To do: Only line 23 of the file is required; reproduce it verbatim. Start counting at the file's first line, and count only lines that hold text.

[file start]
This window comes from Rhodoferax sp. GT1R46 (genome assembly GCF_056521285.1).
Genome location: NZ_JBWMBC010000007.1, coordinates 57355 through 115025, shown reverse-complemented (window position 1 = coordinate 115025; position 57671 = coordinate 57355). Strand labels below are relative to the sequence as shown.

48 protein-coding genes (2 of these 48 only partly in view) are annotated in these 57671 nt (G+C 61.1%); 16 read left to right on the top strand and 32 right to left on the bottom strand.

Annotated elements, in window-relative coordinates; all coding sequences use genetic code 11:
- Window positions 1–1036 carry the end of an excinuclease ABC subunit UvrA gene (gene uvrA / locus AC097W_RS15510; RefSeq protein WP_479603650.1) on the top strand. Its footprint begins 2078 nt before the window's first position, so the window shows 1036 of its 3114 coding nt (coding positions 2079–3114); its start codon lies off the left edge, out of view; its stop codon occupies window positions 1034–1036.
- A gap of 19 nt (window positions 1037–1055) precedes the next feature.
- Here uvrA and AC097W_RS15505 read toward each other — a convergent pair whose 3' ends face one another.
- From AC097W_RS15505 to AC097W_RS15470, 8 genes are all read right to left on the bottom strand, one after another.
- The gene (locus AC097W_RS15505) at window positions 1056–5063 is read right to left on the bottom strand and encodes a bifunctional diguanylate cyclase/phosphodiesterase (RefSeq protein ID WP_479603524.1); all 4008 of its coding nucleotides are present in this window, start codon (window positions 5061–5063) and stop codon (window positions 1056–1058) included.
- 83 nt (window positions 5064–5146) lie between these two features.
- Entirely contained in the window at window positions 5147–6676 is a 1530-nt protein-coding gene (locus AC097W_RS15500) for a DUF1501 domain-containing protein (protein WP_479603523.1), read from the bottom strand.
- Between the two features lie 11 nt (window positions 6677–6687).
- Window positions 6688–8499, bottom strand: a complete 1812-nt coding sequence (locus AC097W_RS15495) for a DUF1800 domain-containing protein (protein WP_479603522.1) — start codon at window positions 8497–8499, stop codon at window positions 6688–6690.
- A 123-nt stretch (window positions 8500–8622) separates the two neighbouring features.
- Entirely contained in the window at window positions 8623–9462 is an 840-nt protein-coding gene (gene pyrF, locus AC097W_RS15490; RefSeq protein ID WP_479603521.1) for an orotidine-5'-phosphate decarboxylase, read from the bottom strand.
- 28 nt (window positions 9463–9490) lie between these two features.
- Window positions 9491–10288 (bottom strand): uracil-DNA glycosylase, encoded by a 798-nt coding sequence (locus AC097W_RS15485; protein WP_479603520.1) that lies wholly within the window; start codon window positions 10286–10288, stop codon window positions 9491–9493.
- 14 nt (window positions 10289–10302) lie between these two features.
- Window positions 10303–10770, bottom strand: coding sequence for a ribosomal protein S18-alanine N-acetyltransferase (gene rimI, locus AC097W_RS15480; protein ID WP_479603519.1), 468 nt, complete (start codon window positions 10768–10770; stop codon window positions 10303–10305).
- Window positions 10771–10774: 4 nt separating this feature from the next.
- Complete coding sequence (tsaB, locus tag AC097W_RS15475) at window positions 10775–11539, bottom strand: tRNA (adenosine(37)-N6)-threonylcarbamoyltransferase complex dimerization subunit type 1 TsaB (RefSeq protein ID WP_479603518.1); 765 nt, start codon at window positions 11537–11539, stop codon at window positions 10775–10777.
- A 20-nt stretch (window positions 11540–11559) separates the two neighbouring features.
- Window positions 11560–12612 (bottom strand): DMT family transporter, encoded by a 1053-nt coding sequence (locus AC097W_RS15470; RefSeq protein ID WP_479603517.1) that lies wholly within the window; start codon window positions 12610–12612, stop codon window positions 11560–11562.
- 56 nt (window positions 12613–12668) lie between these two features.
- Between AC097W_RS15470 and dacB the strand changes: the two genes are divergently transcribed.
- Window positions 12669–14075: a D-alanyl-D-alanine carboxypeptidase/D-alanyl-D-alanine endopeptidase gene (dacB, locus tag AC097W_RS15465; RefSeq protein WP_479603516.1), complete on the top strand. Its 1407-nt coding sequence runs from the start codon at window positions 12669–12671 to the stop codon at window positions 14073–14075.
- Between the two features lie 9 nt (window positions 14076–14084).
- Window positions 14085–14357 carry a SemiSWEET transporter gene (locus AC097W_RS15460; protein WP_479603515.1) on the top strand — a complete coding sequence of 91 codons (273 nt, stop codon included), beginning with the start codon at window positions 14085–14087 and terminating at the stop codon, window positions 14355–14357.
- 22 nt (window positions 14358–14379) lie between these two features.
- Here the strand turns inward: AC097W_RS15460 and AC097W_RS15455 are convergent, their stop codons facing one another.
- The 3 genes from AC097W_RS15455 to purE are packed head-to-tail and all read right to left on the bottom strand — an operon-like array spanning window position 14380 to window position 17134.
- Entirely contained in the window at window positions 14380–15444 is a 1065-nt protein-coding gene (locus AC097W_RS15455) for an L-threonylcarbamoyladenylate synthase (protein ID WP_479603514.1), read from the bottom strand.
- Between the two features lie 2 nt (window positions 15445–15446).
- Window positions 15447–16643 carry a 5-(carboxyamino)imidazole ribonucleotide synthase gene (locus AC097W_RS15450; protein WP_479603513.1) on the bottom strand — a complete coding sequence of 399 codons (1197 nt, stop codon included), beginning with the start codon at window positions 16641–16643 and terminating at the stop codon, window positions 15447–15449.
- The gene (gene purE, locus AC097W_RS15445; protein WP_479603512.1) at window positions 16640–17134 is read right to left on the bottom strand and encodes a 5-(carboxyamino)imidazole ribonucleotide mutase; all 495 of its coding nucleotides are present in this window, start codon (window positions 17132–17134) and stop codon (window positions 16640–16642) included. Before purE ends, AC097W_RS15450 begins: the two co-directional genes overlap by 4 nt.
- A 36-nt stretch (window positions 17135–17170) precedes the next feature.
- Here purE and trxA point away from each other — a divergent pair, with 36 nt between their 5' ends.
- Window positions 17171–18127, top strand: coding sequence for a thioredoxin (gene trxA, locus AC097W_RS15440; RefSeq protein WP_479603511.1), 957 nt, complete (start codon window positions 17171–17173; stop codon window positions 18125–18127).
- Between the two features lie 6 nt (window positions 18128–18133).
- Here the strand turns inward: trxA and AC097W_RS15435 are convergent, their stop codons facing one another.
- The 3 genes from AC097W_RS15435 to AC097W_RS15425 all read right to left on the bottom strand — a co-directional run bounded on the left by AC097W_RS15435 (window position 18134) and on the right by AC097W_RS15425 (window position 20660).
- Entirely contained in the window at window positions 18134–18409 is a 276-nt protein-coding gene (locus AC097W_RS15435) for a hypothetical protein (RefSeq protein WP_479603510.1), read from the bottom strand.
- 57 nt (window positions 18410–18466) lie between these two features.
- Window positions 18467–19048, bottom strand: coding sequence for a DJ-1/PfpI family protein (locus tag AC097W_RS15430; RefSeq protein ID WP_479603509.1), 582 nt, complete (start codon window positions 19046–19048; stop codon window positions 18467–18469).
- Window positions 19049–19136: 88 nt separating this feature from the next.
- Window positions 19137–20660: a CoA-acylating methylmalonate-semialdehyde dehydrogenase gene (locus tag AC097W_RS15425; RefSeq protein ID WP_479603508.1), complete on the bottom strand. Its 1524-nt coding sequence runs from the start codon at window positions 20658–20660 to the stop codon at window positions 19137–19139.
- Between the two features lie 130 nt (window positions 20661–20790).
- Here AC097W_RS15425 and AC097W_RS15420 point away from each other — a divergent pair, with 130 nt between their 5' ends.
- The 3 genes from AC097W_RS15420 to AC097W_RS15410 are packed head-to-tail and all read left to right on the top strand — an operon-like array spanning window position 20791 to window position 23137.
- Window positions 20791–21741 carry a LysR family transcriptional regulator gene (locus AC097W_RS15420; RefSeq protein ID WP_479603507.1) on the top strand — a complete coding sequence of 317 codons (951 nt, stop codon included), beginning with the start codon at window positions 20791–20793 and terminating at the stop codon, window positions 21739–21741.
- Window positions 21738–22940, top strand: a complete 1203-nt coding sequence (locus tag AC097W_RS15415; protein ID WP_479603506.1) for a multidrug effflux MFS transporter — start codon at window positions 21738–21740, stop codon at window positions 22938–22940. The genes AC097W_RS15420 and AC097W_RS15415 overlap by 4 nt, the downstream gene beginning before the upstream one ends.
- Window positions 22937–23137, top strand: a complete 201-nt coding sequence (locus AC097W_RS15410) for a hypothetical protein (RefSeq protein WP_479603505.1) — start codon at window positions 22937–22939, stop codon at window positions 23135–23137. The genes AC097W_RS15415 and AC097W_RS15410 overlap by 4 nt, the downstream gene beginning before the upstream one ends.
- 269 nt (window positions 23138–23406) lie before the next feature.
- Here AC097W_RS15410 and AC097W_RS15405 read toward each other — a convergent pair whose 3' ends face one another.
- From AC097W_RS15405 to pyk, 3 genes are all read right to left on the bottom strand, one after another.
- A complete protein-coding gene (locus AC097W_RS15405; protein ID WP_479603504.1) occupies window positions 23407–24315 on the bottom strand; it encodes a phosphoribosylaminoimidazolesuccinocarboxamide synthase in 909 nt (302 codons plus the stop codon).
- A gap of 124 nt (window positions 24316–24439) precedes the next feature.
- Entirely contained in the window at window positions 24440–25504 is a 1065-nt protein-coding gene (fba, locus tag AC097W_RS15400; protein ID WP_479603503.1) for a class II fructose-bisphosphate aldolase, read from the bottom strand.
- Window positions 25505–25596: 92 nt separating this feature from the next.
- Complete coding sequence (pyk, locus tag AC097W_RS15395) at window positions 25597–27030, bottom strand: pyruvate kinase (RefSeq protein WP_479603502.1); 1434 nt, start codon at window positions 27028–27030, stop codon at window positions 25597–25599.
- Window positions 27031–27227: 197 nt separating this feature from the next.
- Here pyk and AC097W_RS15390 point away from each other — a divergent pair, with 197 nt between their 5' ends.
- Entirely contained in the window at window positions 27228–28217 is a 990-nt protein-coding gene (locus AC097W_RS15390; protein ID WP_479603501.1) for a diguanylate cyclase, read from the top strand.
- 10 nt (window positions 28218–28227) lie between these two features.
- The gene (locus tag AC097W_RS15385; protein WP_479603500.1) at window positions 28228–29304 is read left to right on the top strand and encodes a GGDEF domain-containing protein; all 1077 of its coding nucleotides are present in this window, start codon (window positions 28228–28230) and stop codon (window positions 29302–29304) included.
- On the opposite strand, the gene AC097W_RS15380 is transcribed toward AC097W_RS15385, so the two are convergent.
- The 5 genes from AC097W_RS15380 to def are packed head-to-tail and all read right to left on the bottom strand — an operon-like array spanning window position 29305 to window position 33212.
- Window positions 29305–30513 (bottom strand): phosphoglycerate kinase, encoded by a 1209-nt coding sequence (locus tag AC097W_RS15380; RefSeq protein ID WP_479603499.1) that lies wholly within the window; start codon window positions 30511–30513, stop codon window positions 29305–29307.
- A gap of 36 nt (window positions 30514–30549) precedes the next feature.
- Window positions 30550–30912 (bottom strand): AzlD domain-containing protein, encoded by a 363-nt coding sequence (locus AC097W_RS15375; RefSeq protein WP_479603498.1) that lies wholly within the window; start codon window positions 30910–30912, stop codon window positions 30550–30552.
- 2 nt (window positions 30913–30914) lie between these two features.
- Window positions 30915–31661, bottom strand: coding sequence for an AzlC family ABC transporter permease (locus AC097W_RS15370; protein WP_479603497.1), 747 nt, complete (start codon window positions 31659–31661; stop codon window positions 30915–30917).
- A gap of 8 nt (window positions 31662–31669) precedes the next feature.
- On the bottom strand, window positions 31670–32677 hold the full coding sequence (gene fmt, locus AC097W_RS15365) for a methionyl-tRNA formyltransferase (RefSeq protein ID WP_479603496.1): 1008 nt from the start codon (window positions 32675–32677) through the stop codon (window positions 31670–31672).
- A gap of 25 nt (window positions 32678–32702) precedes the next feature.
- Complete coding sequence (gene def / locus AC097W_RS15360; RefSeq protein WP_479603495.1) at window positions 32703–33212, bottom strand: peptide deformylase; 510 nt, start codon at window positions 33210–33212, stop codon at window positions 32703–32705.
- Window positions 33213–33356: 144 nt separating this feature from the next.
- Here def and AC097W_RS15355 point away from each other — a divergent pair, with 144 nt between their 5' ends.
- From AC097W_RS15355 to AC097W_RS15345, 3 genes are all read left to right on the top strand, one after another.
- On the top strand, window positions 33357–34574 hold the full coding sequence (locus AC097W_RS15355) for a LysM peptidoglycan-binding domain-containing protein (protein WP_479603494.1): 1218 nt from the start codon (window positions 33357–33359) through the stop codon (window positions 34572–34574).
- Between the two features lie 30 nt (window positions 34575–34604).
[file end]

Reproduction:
- Window positions 11560–12612 (bottom strand): DMT family transporter, encoded by a 1053-nt coding sequence (locus AC097W_RS15470; RefSeq protein ID WP_479603517.1) that lies wholly within the window; start codon window positions 12610–12612, stop codon window positions 11560–11562.